Meaning of GERM in English

GERM

I. ˈjərm, ˈjə̄m, ˈjəim noun

( -s )

Usage: often attributive

Etymology: French germe, from Latin germin-, germen, alteration of (assumed) Old Latin genmin-, genmen, from Latin gen-, stem of gignere to beget — more at kin

1.

a. : a small mass of living substance capable of developing into an animal or plant or into an organ or part : bud , seed

supernumerary tooth germs may cause formation of supernumerary teeth — K.H.Thoma

b. : the embryo with the scutellum of a cereal grain that usually is separated from the starchy endosperm during the milling

the germ of the wheat grain is very rich in oil content — Leslie Smith

2.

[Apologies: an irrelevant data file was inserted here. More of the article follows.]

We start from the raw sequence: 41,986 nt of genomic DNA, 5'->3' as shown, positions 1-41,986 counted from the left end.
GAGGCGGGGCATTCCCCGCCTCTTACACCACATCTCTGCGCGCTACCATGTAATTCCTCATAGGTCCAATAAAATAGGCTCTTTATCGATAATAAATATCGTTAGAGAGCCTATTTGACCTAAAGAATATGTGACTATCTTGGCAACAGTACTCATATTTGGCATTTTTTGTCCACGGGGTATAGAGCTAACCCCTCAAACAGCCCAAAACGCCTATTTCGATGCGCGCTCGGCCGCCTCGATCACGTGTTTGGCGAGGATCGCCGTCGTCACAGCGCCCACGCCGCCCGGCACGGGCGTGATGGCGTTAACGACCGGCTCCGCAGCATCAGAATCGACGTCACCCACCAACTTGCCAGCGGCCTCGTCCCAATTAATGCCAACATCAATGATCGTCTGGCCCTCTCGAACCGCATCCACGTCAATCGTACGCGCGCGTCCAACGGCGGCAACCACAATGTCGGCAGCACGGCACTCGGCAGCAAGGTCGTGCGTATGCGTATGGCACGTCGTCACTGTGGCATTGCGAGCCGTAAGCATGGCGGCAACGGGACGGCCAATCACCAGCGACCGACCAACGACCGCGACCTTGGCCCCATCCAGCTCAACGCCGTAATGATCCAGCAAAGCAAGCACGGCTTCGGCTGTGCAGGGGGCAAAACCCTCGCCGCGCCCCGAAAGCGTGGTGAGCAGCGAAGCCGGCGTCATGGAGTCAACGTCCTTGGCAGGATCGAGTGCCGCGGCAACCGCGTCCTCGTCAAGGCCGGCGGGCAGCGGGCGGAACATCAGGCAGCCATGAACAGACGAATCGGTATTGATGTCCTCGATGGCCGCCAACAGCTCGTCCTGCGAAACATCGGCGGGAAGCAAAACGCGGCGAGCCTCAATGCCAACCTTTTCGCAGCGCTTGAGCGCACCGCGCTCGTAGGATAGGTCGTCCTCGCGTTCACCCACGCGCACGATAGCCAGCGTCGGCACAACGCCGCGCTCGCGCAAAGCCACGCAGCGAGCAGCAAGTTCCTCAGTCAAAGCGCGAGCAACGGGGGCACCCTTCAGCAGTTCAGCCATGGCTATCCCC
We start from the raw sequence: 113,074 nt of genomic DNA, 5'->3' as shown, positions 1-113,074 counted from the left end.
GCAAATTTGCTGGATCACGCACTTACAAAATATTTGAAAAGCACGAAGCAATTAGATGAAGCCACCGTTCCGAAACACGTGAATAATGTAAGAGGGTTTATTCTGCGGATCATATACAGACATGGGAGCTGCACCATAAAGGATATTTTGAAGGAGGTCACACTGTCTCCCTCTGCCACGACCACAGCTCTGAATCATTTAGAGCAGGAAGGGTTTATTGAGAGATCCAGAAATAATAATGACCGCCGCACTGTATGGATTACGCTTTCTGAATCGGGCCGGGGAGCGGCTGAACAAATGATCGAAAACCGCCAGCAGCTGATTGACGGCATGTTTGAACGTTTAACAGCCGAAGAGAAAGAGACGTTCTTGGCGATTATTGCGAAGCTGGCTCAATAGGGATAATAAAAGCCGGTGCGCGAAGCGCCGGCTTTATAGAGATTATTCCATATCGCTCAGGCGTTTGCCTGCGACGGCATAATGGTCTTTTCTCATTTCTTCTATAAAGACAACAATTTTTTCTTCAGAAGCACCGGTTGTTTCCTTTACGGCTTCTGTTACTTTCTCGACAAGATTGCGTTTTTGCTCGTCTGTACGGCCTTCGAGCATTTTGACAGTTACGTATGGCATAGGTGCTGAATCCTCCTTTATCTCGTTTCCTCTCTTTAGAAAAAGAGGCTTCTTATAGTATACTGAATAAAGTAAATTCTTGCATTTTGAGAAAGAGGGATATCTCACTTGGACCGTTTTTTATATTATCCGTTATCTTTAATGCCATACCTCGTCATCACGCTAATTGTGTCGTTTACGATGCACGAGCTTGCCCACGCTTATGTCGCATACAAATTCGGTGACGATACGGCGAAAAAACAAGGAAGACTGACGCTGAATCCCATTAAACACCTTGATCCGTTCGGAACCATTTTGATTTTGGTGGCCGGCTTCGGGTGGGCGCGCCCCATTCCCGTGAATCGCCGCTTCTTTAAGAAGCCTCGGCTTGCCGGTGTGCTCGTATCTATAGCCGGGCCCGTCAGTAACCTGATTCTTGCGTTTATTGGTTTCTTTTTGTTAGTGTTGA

a. : something from which development takes place or that serves or may serve as an origin : beginning , rudiment

the Rule of St. Benedict … already contains the small germ of that freedom and movement which developed in every branch of life — R.W.Southern

b. : homoeomery 1

3. : microorganism

pathogenic bacteria are germs

virus germ

: microbe , disease germ

the cecal worm carries the germ of blackhead in turkeys — B.F.Kaupp & R.C.Surface

Synonyms: see microorganism

II. verb

( -ed/-ing/-s )

: germinate

Webster's New International English Dictionary.      Новый международный словарь английского языка Webster.